The Skeptic Way: Sextus Empiricus's Outlines of Pyrrhonism 1st Edition

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ISBN-13: 978-0195092134
ISBN-10: 0195092139
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Paperback, January 4, 1996
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Editorial Reviews


"A good introduction, engaging translation and a commentary that may make it possible to assign the one volume instead of Annas-Barnes and their translation of the "Outlines". --Owen C. Cramer, Colorado College

"...although there exist a number of partial translations and excerpts of the Outlines of Pyrronism, Benson Mates's translation is the first complete English version of the work since the Loeb translation by R. G. Bury, printed in 1933....The Outlines is a work of philosophy, and Mates brings to his work a philosopher's mind. It is undoubtedly an improvement over its predecessor, especially in the rendering of technical terms and in the clarification through translation of some obscure argumentative structures."--Lloyd P. Gerson, International Philosophical Quarterly

Philosophical Quarterly

Language Notes

Text: English (translation)
Original Language: Greek

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Product Details

  • Paperback: 352 pages
  • Publisher: Oxford University Press; 1 edition (January 4, 1996)
  • Language: English
  • ISBN-10: 0195092139
  • ISBN-13: 978-0195092134
  • Product Dimensions: 9.2 x 0.9 x 6.1 inches
  • Shipping Weight: 1.2 pounds (View shipping rates and policies)
  • Average Customer Review: 5.0 out of 5 stars  See all reviews (1 customer review)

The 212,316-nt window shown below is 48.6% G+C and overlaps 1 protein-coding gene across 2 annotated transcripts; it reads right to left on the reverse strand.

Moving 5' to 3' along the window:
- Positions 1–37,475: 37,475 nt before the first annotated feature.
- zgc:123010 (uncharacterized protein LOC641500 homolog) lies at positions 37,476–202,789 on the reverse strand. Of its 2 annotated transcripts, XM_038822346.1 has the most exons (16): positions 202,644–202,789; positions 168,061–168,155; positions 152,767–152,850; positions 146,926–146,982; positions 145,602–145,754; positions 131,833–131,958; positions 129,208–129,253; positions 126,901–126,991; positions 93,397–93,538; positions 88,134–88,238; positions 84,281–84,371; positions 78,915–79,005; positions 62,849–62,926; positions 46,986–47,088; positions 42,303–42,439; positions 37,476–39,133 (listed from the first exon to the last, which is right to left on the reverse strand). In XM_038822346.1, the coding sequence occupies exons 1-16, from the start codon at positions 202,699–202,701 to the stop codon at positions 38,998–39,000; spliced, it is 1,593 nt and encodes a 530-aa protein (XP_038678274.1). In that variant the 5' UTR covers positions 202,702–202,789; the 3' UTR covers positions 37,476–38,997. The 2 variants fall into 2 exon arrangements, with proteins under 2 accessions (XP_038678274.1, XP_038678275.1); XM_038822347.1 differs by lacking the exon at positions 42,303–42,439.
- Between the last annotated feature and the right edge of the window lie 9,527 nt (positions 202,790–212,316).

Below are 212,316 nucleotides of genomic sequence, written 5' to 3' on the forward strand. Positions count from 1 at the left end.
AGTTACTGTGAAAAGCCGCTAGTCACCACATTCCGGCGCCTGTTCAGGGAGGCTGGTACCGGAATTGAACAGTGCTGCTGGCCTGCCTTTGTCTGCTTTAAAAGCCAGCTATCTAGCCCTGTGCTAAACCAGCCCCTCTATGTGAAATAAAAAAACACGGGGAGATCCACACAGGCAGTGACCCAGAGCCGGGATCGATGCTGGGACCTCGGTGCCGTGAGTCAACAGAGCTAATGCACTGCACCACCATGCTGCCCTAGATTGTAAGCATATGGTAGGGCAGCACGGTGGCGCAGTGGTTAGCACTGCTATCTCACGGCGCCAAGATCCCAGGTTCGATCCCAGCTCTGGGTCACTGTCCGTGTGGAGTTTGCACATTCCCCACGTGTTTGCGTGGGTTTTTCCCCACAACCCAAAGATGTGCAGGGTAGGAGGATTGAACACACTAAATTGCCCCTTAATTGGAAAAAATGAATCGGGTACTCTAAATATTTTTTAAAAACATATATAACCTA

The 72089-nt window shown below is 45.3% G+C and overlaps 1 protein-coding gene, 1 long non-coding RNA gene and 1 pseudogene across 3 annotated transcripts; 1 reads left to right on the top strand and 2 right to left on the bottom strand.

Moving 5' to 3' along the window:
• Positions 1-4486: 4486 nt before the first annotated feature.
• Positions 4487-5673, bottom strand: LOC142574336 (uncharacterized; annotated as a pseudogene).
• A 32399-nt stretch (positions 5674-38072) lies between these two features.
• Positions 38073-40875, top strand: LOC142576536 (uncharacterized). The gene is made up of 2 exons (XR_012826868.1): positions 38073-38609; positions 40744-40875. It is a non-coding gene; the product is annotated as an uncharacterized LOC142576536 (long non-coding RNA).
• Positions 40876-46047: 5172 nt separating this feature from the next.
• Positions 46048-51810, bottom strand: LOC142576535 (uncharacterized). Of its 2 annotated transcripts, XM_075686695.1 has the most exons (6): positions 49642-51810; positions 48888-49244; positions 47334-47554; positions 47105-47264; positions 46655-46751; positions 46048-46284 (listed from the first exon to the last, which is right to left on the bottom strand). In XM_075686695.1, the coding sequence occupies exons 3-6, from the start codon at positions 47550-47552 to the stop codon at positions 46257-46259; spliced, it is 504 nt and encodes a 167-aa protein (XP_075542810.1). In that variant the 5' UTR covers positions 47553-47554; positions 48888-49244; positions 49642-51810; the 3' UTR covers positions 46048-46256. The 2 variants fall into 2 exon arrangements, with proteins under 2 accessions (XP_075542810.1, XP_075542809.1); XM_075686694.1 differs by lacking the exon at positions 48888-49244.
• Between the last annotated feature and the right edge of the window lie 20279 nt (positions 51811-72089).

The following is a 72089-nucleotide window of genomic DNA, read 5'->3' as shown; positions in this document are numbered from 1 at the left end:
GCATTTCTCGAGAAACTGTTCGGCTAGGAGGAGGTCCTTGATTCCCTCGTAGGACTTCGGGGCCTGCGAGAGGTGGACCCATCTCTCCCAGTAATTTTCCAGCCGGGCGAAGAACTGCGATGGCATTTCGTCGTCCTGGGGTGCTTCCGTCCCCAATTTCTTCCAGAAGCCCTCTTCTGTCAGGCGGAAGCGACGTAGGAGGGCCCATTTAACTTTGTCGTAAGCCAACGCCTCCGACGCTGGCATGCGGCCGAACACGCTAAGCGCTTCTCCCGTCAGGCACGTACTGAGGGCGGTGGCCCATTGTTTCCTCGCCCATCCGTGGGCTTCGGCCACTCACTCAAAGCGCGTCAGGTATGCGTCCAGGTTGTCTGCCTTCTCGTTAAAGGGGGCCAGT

• Amazon Best Sellers Rank: #1,082,104 in Books (See Top 100 in Books)

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Most Helpful Customer Reviews

Format: Paperback
I was lucky to be a student in a coloquium with Professor Emeritus Benson Mates on this book as he was in the final stages of translating. I remember he had a particular question of whether, as is the custom in general translation, to translate into idomatic local terminology or to translate more literally. "We reached the bridge and crossed it" vs "Having reashed the bridge, we crossed it." I advocated for the more literal translation on the premise that given a word by word translation, "odd" grammar can be understood and through exposure become clear. In english we can with exposure understand a verb at the end of a sentence. "We, the bridge, crossed," is odd but far from incomprehensible. Translating this way helps us experience the language as experienced by native speaker. Benson was sympathetic, but in the end believed in respecting the tradition of translation and addressing the translation issues through notes for those most interested, e.g. in greek terms traditonally translated one way that in reality had not equivalent english word. He was probably my best teacher at Berkeley and a great man that spoke deprecatingly as part of a positivist generation of philosophers treading water while trying to comprehend the collapse of Modernism. He was absolutely a phenomenal logician and this was at the root of his fascination with skepticism which he engaged with sympathy but not particularly advocacy. On the other hand, he told great and wild stories about a philosopher friend that was a skeptic, somewhat more than less odd in personality, who was clearly a beloved example to him.Read more ›
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The Skeptic Way: Sextus Empiricus's Outlines of Pyrrhonism
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